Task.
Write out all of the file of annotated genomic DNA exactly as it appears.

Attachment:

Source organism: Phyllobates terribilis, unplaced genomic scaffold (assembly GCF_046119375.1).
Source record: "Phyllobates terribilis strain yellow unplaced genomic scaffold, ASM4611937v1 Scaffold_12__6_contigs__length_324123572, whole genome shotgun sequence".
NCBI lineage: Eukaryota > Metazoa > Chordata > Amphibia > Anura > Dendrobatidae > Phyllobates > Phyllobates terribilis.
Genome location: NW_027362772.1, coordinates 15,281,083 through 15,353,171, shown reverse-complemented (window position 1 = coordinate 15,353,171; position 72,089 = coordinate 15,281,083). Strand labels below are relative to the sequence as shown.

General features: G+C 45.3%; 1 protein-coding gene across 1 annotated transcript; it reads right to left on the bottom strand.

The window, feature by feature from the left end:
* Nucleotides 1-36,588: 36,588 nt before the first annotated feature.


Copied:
Source organism: Phyllobates terribilis, unplaced genomic scaffold (assembly GCF_046119375.1).
Source record: "Phyllobates terribilis strain yellow unplaced genomic scaffold, ASM4611937v1 Scaffold_12__6_contigs__length_324123572, whole genome shotgun sequence".
NCBI lineage: Eukaryota > Metazoa > Chordata > Amphibia > Anura > Dendrobatidae > Phyllobates > Phyllobates terribilis.
Genome location: NW_027362772.1, coordinates 15,281,083 through 15,353,171, shown reverse-complemented (window position 1 = coordinate 15,353,171; position 72,089 = coordinate 15,281,083). Strand labels below are relative to the sequence as shown.

General features: G+C 45.3%; 1 protein-coding gene across 1 annotated transcript; it reads right to left on the bottom strand.

The window, feature by feature from the left end:
* Nucleotides 1-36,588: 36,588 nt before the first annotated feature.